Heirs with a reserved portion may challenge in court any donations or gifts made during the lifetime of the deceased or challenge a will which leads to a decrease in their reserved portion. Challenges must be made within 5 years of the death of the deceased. There is no legal way to avoid such challenges if the reserved portion has been affected.
Property rights must be legally transferred.
Under Bulgarian law the transfer of property rights, as well as the establishment of limited rights in rem in respect of real estate is done by way of a formal agreement (generally referred to as a “Notary Deed”), which is executed by the parties and a duly qualified Notary Public authorised to act within the region of location of the property. Real estate transactions involving the state or a municipality on the side of the grantor, however, are effected by simple written agreements, i.e., the participation of a Notary Public is not required.
Title to real estate may also be transferred through a judge ruling as part of the enforcement procedure against a debtor’s property. Such a ruling is a result of a foreclosure sale against a defaulting debtor. In such cases, following the public sale of property, the foreclosure judge conducting the procedure issues rulings transferring title to the publicly sold real estate.
Regardless of the way they are documented (i.e., Notary Deed, simple written agreement, ruling), transfers of ownership or limited rights in respect of real property are subject to registration with the relevant Real Estate Registry. Title to property is evidenced and takes effect in respect of third parties on the grounds of such registration. The legal owner of the property is considered to be the person registered in the Real Estate Registry.
Bulgarian law recognizes the concept of community property.
Most property acquired during a marriage is equally owned by each spouse. Bulgarian law does not recognise pre-nuptial agreements and does not allow the property ownership of a spouse to remain separate after the marriage, except for gifts and inheritance.
The institution of the community property falls in the sphere of the family relations and therefore is regulated by the law of the state of the spouses’ nationality. If the spouses are of different nationalities the applicable law is the law of the state of their usual residence. However, the spouses may choose another law to be applied to their community property. If the chosen law is Bulgarian, and one spouse acquires property in Bulgaria during the marriage, then both spouses become joint owners of this property.
Minors who inherit property require the appointment of a guardian.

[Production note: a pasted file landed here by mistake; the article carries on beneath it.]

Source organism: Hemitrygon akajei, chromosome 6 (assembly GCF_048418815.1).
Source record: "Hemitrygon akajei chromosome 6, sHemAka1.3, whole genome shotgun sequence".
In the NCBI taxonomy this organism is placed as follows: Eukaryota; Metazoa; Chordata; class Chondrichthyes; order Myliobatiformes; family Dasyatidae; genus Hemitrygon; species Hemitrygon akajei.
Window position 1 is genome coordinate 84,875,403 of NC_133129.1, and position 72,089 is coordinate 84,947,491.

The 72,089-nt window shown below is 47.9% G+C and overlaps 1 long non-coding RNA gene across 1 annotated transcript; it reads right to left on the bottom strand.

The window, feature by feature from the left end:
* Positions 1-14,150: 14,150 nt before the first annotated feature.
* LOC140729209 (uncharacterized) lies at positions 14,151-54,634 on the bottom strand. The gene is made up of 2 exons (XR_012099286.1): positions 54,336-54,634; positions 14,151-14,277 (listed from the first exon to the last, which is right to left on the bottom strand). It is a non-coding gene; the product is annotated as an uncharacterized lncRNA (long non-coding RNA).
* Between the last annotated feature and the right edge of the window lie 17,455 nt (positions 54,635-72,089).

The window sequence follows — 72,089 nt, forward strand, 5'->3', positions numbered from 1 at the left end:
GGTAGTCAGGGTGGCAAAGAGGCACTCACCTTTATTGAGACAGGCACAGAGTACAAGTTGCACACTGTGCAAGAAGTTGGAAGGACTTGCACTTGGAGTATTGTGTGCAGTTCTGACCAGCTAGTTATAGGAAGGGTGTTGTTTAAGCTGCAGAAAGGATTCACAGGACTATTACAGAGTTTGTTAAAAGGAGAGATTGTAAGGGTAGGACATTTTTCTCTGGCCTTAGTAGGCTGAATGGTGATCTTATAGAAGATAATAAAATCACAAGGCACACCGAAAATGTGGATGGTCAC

Anyone who inherits by virtue of the law may become the owner of property. Property may be inherited by a child or children not of legal age or others not legally adult.
Pursuant to Bulgarian law under-age children (up to 14 years), as well as minors (between 14 and 18 years) encounter no restrictions on inheriting any kind of property. However, Bulgarian law requires a guardianship to be established with respect to the management of the property of an under age child or a minor with no parents. Guardians are appointed by the mayor of the municipality of the child’s domicile.
Inheritors may choose to accept or to deny acquisition of inherited property.
Both the acceptance and the denial are subject to a court procedure and to registration in a specific book. Any factual or legal action performed by an inheritor, which undoubtedly shows on his intention to accept the inherited property, shall be considered as acceptance of the inherited property.
Every inherited property in Bulgaria is subject to inheritance taxation.
Within 6 months of the death of the deceased or the acknowledgement of his/her death, a tax declaration should be submitted to the municipality of the deceased’s last domicile, or, if the last domicile was abroad, to the municipality where most of the inherited property in Bulgaria is located. The surviving spouse, as well as the descendents (i.e. children, grandchildren, etc.) are not subject to Inheritance Tax.
The contents of this article shall not be considered to be a legal opinion or legal advice. “Stoeva, Kuyumdjieva and Vitliemov” Law Firm shall not be liable in case any specific actions have been performed on the grounds of the content of the present article. For the purpose of undertaking any actions, precise legal advice should be obtained.